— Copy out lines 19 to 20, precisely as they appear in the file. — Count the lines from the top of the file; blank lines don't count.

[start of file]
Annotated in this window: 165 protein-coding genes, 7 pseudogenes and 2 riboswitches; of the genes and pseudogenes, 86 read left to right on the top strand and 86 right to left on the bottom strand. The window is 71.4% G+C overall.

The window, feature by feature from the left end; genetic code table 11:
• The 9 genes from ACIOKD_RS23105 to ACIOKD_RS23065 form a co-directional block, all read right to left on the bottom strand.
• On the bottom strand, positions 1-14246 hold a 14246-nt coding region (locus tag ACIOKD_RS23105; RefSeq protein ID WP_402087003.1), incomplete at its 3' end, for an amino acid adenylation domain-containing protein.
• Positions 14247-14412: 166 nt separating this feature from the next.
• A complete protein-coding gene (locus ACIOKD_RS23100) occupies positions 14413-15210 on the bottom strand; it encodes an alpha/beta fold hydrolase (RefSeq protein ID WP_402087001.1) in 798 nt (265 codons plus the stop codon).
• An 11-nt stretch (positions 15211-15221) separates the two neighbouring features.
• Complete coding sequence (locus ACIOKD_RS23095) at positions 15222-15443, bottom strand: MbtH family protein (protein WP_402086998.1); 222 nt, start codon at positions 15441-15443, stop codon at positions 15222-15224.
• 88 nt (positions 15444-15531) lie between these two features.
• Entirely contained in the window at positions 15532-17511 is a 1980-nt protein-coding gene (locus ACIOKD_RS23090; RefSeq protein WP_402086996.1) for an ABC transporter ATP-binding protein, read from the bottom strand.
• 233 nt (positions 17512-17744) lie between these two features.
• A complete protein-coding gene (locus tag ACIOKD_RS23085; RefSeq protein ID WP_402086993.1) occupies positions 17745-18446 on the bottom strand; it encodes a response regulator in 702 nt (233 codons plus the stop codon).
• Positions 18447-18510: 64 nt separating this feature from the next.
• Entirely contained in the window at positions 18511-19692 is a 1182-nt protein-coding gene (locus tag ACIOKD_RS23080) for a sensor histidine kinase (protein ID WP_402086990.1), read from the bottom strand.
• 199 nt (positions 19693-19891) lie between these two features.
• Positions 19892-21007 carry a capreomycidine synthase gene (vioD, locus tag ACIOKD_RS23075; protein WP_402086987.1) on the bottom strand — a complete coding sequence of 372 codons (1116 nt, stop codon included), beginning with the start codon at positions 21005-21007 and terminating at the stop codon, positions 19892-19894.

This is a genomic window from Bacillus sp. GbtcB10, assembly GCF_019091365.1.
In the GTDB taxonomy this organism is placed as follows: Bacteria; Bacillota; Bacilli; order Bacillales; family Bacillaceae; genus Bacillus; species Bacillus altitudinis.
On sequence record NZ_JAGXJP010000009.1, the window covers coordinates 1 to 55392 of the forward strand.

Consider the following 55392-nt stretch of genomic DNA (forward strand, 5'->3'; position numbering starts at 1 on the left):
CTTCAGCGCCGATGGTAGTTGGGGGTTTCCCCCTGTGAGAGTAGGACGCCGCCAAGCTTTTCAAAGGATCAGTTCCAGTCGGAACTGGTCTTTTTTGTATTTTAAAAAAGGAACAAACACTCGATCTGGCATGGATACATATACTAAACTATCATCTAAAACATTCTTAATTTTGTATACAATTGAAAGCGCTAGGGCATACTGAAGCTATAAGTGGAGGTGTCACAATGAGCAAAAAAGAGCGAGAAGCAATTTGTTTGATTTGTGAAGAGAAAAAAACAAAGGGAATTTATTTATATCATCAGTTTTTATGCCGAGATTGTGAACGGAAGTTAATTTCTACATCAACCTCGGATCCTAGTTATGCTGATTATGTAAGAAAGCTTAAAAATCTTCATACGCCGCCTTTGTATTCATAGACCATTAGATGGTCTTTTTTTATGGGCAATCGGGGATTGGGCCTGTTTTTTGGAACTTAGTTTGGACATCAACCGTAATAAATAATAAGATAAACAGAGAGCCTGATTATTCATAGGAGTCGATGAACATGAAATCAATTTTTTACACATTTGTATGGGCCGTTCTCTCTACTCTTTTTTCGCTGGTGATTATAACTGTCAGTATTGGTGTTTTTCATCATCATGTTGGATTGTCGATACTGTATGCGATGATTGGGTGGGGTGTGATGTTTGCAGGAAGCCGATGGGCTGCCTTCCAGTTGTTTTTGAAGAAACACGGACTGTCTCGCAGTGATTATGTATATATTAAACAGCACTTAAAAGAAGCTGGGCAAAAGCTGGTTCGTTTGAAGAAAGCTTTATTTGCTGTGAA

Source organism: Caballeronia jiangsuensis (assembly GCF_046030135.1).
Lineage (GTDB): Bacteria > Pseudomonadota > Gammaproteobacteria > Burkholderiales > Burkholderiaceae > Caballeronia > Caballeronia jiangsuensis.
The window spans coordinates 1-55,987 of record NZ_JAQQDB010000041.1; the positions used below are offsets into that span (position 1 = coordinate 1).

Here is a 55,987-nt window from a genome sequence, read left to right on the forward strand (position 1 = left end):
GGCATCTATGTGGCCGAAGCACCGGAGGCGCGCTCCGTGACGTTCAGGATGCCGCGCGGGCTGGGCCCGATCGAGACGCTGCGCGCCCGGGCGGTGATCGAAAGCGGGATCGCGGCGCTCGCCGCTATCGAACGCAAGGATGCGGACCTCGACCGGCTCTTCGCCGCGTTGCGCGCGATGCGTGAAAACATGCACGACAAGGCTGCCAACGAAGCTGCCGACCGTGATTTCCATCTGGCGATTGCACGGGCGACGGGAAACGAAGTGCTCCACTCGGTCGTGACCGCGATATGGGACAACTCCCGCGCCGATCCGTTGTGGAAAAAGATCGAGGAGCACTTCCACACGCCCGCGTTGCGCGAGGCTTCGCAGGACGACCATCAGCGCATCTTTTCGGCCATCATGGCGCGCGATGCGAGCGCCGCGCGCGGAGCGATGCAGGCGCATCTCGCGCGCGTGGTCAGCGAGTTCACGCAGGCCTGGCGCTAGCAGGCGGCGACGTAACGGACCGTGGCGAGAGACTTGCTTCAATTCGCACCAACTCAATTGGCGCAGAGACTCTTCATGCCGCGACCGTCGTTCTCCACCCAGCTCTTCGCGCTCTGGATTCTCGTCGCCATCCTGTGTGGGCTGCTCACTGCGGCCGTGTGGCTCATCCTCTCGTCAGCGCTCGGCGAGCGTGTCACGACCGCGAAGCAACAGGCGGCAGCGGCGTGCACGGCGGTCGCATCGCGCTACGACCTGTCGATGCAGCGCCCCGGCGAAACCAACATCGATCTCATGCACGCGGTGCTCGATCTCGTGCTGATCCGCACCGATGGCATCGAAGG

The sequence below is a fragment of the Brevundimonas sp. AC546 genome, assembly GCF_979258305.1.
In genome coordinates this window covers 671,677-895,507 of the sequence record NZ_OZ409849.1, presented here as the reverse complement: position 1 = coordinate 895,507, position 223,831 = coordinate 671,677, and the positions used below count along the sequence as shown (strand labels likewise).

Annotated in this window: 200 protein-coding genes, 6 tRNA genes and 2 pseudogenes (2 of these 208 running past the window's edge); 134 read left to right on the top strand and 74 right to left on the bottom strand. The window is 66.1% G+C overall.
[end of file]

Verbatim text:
On sequence record NZ_JAGXJP010000009.1, the window covers coordinates 1 to 55392 of the forward strand.

Consider the following 55392-nt stretch of genomic DNA (forward strand, 5'->3'; position numbering starts at 1 on the left):